Photographs contain informal group portraits documenting the anarchist community and Arcos' family, as well as snapshots from events attended. Unpublished finding aid available in repository The collection includes ‘zine page proofs, printing receipts, financial records, and original artwork for five of the original six issues of a Detroit anarchist journal published between 19, which addressed themes relating to local and national sexual, social, political, and economic issues through poetry, art and essays. Posters have been removed and placed with the Labadie Poster Collection. A Committee made up of faculty and students was established in protest of the denial. Note: Portions of this collection may be viewed in the online exhibit: "The Soviet Invasion of Czechoslovakia: August, 1968," created by Brian Rosenblum and Jonathan Bolton (August, 2000).
Of note are materials related to a sit-in at City Hall, and documents related to Seyfried Bridal.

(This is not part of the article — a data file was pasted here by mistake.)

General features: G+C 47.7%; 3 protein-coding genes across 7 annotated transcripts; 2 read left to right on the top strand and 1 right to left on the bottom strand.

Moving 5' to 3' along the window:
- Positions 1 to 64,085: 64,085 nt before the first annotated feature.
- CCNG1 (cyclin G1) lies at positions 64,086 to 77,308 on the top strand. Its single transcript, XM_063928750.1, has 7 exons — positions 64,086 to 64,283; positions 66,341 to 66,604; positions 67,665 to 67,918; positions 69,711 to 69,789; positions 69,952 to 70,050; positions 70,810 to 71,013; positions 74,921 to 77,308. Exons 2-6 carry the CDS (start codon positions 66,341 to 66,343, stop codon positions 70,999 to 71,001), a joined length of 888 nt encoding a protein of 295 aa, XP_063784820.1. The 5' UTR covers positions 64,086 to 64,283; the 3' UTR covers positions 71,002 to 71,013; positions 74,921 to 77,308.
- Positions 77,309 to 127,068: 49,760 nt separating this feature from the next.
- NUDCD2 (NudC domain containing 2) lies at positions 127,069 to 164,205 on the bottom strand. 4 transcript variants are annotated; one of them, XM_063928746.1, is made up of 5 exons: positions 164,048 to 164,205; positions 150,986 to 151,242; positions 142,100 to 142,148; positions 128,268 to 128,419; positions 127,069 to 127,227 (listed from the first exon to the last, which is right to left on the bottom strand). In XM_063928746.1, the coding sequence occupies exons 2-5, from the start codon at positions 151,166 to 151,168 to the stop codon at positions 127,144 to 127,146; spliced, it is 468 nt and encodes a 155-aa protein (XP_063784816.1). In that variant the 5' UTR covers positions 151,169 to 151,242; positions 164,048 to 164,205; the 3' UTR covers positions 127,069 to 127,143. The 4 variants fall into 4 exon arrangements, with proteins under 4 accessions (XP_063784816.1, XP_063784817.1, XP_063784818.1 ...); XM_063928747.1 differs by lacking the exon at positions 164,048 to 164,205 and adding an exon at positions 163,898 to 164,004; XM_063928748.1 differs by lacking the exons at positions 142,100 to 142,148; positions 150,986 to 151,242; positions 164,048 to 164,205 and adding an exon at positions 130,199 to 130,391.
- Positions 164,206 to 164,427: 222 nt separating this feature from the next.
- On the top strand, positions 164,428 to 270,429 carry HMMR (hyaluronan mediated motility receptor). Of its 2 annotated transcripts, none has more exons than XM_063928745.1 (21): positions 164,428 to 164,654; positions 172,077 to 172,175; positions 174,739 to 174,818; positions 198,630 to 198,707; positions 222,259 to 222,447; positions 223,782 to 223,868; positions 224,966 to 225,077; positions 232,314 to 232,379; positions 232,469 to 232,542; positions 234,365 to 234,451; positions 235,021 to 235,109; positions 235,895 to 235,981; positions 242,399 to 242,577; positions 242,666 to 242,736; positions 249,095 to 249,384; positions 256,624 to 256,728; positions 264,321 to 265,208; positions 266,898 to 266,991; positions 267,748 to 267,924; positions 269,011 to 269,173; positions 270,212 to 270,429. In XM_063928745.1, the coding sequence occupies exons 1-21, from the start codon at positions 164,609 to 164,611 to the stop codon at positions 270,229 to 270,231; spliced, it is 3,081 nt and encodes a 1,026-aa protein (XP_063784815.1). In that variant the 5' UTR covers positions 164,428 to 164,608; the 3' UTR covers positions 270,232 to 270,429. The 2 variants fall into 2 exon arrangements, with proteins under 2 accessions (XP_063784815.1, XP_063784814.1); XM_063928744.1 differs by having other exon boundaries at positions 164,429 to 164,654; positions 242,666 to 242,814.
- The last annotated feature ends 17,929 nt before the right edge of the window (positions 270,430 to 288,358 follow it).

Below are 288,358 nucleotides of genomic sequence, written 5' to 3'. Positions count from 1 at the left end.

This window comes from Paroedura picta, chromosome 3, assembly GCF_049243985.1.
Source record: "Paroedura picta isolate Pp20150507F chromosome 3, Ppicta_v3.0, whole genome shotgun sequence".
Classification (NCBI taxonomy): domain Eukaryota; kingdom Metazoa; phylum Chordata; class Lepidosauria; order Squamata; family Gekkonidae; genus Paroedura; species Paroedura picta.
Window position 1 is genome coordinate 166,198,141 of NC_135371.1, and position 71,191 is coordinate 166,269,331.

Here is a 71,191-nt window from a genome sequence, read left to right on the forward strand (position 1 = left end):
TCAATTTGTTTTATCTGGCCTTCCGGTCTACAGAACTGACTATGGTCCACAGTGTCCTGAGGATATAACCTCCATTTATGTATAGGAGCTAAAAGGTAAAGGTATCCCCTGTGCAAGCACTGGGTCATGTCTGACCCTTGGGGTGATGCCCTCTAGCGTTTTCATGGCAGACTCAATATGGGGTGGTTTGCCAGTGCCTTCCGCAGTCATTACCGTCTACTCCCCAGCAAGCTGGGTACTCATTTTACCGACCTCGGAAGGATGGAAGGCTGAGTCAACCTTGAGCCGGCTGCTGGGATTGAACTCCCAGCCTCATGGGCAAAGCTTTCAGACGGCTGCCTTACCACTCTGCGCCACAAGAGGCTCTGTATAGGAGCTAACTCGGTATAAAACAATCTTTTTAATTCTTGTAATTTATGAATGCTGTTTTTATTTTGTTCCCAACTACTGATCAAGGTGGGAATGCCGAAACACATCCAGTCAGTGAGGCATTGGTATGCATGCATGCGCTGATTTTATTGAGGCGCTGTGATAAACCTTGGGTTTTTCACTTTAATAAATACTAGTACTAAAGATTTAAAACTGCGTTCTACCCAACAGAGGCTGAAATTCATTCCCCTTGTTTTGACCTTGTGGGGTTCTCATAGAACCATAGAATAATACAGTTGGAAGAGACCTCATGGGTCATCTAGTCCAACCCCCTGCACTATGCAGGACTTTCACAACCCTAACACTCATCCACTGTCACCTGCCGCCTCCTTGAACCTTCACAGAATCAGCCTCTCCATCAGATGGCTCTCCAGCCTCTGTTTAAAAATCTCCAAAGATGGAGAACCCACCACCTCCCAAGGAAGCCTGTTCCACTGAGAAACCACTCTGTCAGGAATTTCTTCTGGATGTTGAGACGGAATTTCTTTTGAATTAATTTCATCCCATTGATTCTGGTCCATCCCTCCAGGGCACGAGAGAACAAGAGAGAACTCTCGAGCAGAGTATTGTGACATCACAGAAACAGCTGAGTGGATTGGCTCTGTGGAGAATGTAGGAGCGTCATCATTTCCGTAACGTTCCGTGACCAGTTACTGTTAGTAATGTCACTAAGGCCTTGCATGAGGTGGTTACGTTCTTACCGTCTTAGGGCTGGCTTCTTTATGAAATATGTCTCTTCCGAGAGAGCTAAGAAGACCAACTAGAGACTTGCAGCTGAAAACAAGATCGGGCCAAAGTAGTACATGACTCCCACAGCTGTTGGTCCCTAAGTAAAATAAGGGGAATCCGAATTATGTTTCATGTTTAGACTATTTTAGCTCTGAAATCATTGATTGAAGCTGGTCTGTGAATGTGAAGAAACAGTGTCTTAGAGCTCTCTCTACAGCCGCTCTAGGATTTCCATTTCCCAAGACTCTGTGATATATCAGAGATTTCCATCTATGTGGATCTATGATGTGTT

Collection consists of (mainly incoming) correspondence, letters between Hilda and husband Sam Edel, financial records, biographical documents, diaries and datebooks (dated 1950s-1970s), miscellaneous items. AIT/IWA (International Workers' Association) Records, 2001-2006. Labadie and the Labor Movement." In addition to her own correspondence, the papers comprise original letters from Joseph Labadie, his wife Sophie, son Laurance, brothers Francis, Hubert and Oliver, and his father Anthony. Founded in 1968 by students at the University of Michigan the AATU provided legal advice and information to all Ann Arbor renters. Exiled in France in February 1939 and detained in the camps of Barcares and Argeles, he participated in the anti-Franco resistance upon his return to Spain. There he worked in a Ford factory and he continued his political involvement in the syndicalist and anarchist movements, especially in Detroit and Windsor. The essay is accompanied by documents, including lists of captured goods. Haywood, Herbert Mahler, Tom Mooney, Norman Thomas, and Andrew P. Also included are 28 pages of typescripts (not originals) from letters to and by Chavkin from literary figures (Thomas Mann, Klaus Mann, Jakob Wassermann, Arnold Zweig, Stefan Zweig) and from members of the psychiatric profession, the only prominent person being Sigmund Freud. Afterwards Collins continued his political work, which included Vietnma Veterans Against the War as well as working to secure the release of Gary Tyler, who was sentenced to death in Louisiana at the age of 16 in 1974 for a crime he did not commit. The collection includes an autobiographical essay, correspondence, essays, articles, clippings, and ephemeral literature relating to Cook's involvement in libertarian, rationalist, labor, and cooperative organizations; his business dealings; his work as publicist for Tom Mooney and the Industrial Workers Defense League; a Canadian miners' strike; unorthodox medical treatments; and unsuccessful attempts by the [Rudolf] Rocker Publications Committee to publish Thomas Bell's book, Oscar Wilde without Whitewash. The central focus is Crew's gay activism, especially in the context of the Episcopal Church and the academic community. Michigan-born anarchist, poet, lecturer, writer, and teacher. Correspondence of Professor William Denton (1823-1883) of Wellesley, Massachusetts, his wife Elizabeth M. In the process of writing a book on Livshis that was never published, Diament accumulated photocopies of archival records about the Mindlin and Livshis families, photographs, and secondary sources about Jewish Americans in Kansas. Towards that end, we began a series of performance dialogues called "Kitchen Prayers". Harding, bond receipts, one issue of the Leavenworth Bulletin (8/18/22), lists of arrestees, some printed materials, and 16 original photographs. Secretary of the Thomas Paine Memorial Association. Seventy-five IWW members were then charged with murder and another thirty-one with unlawful assembly, though all charges were eventually dropped after a two-month trial, which took place from March to May 1917. Contains flyers, leaflets, meeting notes, trial notes, legal documents, speeches, etc., relating to the Detroit environmental group Evergreen Alliance, a grass roots community group which was active in the mid-1980s to protest the building and operation of the world’s largest trash incinerator. The purpose was a fact-finding mission to investigate the U. Goverments assertion that, among other things, Cambodia was being used a s a sanctuary for the Vietcong. While there, he wrote , Elihu Finnie of the Leeds Liberal Association, Samuel Gompers, Judson Grenell, Burnette Haskell, Joseph Labadie, Alcander Longley, Dyer Lum, and others; articles and essays, primarily on socialism and labor, but also on aerial navigation, perpetual motion, and farmers; accounts; receipts; a Knights of Labor dues book; an announcement of an Anti-Monopoly Convention; newspaper clippings; photos; and memorabilia. Bray, a socialist, writer, printer, and daguerreotype artist, emigrated from the United States to England in 1822 and became a member of the Leeds Workingmen's Association. The ACPFB was founded in 1933 to assist immigrants in gaining citizenship, to protect those facing deportation or denaturalization, to influence legislation affecting the foreign born, and to combat official harassment of the foreign born. Radical journalist who wrote on labor topics for Industrial Worker. Personal letters written by screenwriter and author Alvah Bessie (1904-1985) to his friend Glynn Petrie. Contains buiness correspondence, financial records for the Detroit Printing Co-op and Black and Red Press; manuscripts of "Illyria Street Commune" by Fredy Perlman (unpublished); "Poland, 1970-1: The History and Consequences of the Workers' Movement" by David Brown; "The Surre(gion)ist Manisfesto and other works" by John Clark. The archive consists of seven series: Thomas "Blood" Mc Creary, Correspondence, 1976-1978, Legal, Topical, Newspaper Clippings, 1969-1978, Events, Publications, and Black Panther Party. In 1937 Abe and his partner Selma went to Spain, where he worked as a correspondent for the Freie Arbeter Shtimme and information officer for the CNT. Tucker and his journal Liberty and Moses Harman and Lucifer, the Light-bearer; distribution of Bool's pamphlet "Liberty Luminants" and other literature; the philosophy and activities of anarchist friends and acquaintances, especially John William Lloyd; and personal and business affairs. Also included are various reports and memoranda, published newspaper and magazine articles, FBI “Wanted” notices, and Selective Service forms. Included are letters to Yehudi Menuhin and Isaac Stern concerning support of a music department at CLS. 1917; chairman of the IWW's Chicago Recruiting Union, ca. Publicist for the Industrial Workers of the World; labor activist, poet, artist, and editor of (1941-45). The letters contain political analyses of social struggles against racism and the national amnesty movement for draft resisters, among other topics. Collection of original documents relating to the defense of seventy-five Industrial Workers of the World (IWW) members charged with murder (and another thirty-one charged with unlawful assembly) in the so-called “Everett Massacre” of November 5, 1916. Correspondence of Fabijanovic and his wife, writings, photos, newspaper clippings, and an obituary of Fabijanovic from relate to his philosophical and anarchist thought, a bakery and confectionery workers' union, the publication and distribution of his papers, his travels, and personal matters. Barnhill, Norman Beard, natural pathologist Otto Brunner, Karl Dopf, Enrique Flores Magon, Wilhelm Fox, Charlotte Francke-Pellon, Emma Goldman, Rudolf Grossman, Max Metzkow, Max Nettlau, Carl Nold, Nicholas Petanovic, Charles L. Loosely-organized freethinker and libertarian group that promoted the interchange of ideas about issues such as the single tax and anarchism, and listed among its thirteen members at the time of formal organization in 1912 Herman Kuehn, Joseph Labadie, W. Coverage of labor issues in the early 1970s was especially noteworthy. Collection includes correspondence (in Yiddish and English), flyers, leaflets, newsletters, related to anarchism in New York, and the Francoist Spain. Professor Paul Ilie’s collection of newspaper clippings from American, Spanish and French newspapers during the years 1960-1975. Drafts of articles submitted for publication in this New York-based Yiddish anarchist journal, including one each by Thomas Bell, Harry Kelly, Anatol' Konse, Max Nomad, and Rudolf Rocker; four by Augustin Souchy; nine by Max Nettlau; and seven articles and 37 "Lettres de France" by Christian Cornelissen. Each questionaire bears the name and political affiliation of the candidate who was interviewed, along with the questions asked of them and their answer to those questions in French.Associations he partook in include Libertad Detroit-Windsor, the Modern School, CNT, and the Fifth Estate. Born in 1952 in Chicago and based in San Francisco since 1978, Freddie Baer is known for her collage works. Libertarian writer, lecturer, debater, and editor of various journals, among them The Eagle and Serpent (under the pseudonym John Erwin Mc Call), Nationalist, American Anti-Socialist, and Humanity First. In addition, a 28-page typed self-diagnosis of Chavkin's breakdown (1921) intended for publication in a learned journal. Hoffman” (3-page mimeograph) dated 2/15/70; 2 press passes belonging to Stiller; newspaper articles; draft manuscript of book written by Stiller (never published). Circular letters, appeals for support, article reprints, pamphlets, brochures, correspondence handwritten notes of Douglas Gordon, head of the Committee to Secure Justice for Morton Sobell. Goodhue was an early member of Commonwealth Colony in New Llano, Louisiana, and an official of Commonwealth College, a cooperative, democratic labor school in Mena, Arkansas, founded in 1923 by Kate Richards O' Hare and William E. The papers include correspondence, articles, newspaper clippings, and an extensive typescript by Goodhue on the history of the Colony and the College. Transcipts of oral interviews with individuals involved with the political and social protests of the 1950s and 1960s, in Ann Arbor, Michigan; include discussions of civil rights demonstrations, draft resistance and other opposition to the Vietnam War, feminism and the equal rights movement, alternative lifestyles, gay rights, the drug culture, student rights, and the influence of rock and roll music. Correspondence to Cook and to his wife, Sadie, is from Margaret C. 1950s Correspondence Courses: lessons include Economics of Cooperation, History of the Co-operative Party, Ideals and Principles of Co-operation, History and Organisation of the Co-operative Movement, Business Statistics, Co-operative Finance. A good deal of the correspondence and subject files relate to his involvement with Integrity, an Episcopal forum for gay rights which Crew founded, and whose journal, , he edited. Cushway was a tudent activist at the University of Michigan, Ann Arbor. Michigan-born anarchist, poet, lecturer, writer, and teacher. Among the correspondents are Theodore Debs, Moses Harman, Angela Heywood, Dyer Lum, Archibald H. activists to educate audiences about the philosophy of Deep Ecology. There are also letters from Frank O’Hare and Kate Richards O’Hare. The Black Liberation Army (BLA) was an underground Black Nationalist organization largely comprised of former Black Panther Party members. The papers consist of five manuscripts and 59 letters, most addressed to Escudier, the publisher of his works, and to his friend Noel Parfait (1813-1898). Over 200 detailed letters written from Bloor to her five children, and over 100 from them to her, reveal their close familial ties. Unpublished finding aid available in the repository. Holmes, Joseph Labadie, John William Lloyd, George E. The Jones School Closure (Ann Arbor, Michigan) series includes newspaper clippings of articles related to education and segregation. Includes 16 photographs, some of which predate 1961, and four photographic contact sheets. The group's two publications, Fellowship Clearing House and Instead of a Magazine, dating from 19, are located with the Labadie Collection’s printed works. Feminists for Free Expression Records, 1980s-2010s. began publishing in Detroit in 1965 focusing on topics such as youth culture and rebellion, civil rights, opposition to the Vietnam War, music, sex, the riots of 1967, police abuse, and Black activism in Detroit. Approximately 300 matching surveys, 33 pages each, of the opinions of the candidates for legislative office at the election of 1967 and again in 1968, following the mass upheaval and the subsequent elections of that year.